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The Project Economy

If you have been following the ProjectPro conversation over the last month or so, you will now be familiar with concepts such as the inevitability of change, and the need for continuous self-improvement by learning, unlearning and relearning. We also discussed the need for knowledge, skills and experience to be considered competent in the field of Project Management, and gaining the authority to manage the change that projects bring by obtaining a certification through a recognised authoritative body, and joining a supportive professional community.

This finally brings us to the point where this all comes together, in the Project Economy.

What is the Project Economy?

Cindy Anderson, vice president, brand management at PMI (the Project Management Institute) says they define the Project Economy as one in which people have all the skills and capabilities they need to turn ideas into reality – no matter what project they are working on. It is where organisations deliver value to stakeholders through successful completion of projects, delivery of products, and alignment to value streams. In turn, all these initiatives deliver financial and societal value.

Project Economy

PMI has long advocated that all change in organisations is brought about through projects, and that companies need to have the skilled staff to do this.

“The future of work demands that organizations build the flexibility to accommodate whatever skills, capabilities, and project delivery approaches are needed for specific work.” – Project Management Institute 2019 Pulse of the Profession: The Future of Work

In reality, most organisations have ideas and strategies which are not clearly connected to their capability to deliver, and this leads to amongst other things, a waste of money. Through #projectisation, organisations can become more #efficient, more #agile, more #flexible with staff, and more willing to use input received from the customer or client.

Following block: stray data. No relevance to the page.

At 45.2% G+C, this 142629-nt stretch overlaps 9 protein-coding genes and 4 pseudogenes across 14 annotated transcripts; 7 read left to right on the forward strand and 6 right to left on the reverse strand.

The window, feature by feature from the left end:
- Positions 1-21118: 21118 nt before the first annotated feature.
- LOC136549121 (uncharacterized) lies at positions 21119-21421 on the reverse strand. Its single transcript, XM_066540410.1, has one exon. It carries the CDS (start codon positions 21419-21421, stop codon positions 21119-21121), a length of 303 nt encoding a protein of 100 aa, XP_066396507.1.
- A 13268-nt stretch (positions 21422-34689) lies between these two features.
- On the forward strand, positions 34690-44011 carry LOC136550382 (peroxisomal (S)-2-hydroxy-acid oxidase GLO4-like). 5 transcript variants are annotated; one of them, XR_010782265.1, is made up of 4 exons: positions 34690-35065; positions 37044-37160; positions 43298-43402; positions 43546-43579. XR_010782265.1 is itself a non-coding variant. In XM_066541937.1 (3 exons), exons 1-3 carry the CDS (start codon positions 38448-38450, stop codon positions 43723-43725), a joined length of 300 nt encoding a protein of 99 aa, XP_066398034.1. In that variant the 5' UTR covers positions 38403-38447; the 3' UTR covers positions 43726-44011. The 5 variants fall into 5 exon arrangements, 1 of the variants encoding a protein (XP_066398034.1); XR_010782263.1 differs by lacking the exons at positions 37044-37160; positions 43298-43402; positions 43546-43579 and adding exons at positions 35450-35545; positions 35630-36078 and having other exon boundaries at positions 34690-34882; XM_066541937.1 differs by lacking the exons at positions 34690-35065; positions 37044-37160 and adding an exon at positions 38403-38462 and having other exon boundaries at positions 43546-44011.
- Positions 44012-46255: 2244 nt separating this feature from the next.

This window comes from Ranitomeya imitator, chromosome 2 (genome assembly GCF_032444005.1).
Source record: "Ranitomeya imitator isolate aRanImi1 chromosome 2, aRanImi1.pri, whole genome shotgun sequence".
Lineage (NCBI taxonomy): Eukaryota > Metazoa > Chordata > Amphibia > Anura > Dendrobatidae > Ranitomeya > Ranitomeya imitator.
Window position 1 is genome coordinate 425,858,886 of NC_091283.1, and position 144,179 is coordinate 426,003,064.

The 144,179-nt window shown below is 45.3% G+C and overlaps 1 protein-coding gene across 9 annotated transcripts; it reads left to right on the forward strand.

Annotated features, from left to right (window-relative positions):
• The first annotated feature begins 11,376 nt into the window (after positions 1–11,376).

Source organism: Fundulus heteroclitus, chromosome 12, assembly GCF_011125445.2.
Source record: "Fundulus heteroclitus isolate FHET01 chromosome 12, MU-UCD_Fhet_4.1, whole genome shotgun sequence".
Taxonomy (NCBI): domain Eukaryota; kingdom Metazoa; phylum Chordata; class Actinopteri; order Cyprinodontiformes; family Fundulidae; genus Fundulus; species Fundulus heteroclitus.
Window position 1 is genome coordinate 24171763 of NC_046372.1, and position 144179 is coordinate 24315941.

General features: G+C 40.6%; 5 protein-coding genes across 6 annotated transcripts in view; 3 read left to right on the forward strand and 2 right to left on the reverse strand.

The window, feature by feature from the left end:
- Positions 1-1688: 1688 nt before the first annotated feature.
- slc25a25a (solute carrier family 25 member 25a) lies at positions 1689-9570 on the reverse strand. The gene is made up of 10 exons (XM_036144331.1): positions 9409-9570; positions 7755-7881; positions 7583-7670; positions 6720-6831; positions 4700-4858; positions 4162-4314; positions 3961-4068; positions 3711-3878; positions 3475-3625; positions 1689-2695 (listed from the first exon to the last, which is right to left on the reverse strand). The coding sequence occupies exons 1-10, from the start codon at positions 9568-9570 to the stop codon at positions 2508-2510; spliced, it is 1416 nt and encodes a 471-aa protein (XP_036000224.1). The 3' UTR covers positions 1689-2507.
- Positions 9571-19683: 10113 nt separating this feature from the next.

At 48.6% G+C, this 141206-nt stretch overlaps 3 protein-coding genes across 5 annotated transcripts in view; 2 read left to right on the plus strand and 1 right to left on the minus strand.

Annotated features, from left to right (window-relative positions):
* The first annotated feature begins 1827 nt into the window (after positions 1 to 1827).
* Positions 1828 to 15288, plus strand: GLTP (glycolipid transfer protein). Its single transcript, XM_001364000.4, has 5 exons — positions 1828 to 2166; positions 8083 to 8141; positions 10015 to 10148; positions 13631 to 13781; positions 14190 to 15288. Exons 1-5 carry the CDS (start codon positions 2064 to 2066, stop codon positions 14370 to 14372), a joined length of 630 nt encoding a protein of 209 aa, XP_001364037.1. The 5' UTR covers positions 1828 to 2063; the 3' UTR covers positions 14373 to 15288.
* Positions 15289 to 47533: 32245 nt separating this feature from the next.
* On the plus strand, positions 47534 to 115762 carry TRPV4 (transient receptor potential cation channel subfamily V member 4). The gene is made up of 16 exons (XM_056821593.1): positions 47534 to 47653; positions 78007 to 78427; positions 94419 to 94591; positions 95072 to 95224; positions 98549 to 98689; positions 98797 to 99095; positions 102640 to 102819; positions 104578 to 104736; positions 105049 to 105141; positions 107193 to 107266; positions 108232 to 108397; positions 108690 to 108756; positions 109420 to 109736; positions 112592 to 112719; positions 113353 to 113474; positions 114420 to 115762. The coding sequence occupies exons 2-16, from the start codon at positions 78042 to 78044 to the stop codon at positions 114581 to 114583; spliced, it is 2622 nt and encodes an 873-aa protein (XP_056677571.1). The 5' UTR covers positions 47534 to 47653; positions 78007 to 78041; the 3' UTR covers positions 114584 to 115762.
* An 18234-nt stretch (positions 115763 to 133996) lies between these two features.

It shouldn’t be just about WHAT organisations do, but also HOW they do it. By adopting projectisation, organisations can have the right people and project leaders, at the right place and time, to convert the organisations ideas and vision into reality. Projectisation means having the project management skills, capabilities as well as soft skills required for creating and delivering measurable value for the organisation.

Top three trends driving the Project Economy

Lastly, I would like to share the top three big trends driving The Project Economy, according to the PMI 2020 Signposts Report:

1. Africa and most of the developing world boast a new generation of talent eager to tackle projects.

2. Climate change is an existential threat to civilization, but project professionals can play a pivotal role in avoiding the point of no return.

3. Artificial intelligence is creating diverse opportunities, and a demand for the right blend of people and tech skills.

If you want to read more about the Project Economy, click the link to the following article:

WELCOME TO THE PROJECT ECONOMY by Cindy Anderson https://www.linkedin.com/pulse/welcome-project-economy-cindy-anderson-cae/

José de Franca is a certified Project Management Professional and PRINCE2 practitioner with over 15 years’ experience working on projects of various sizes and industries. He is currently the Training Manager at ProjectPro Management Services (Pty) Ltd.
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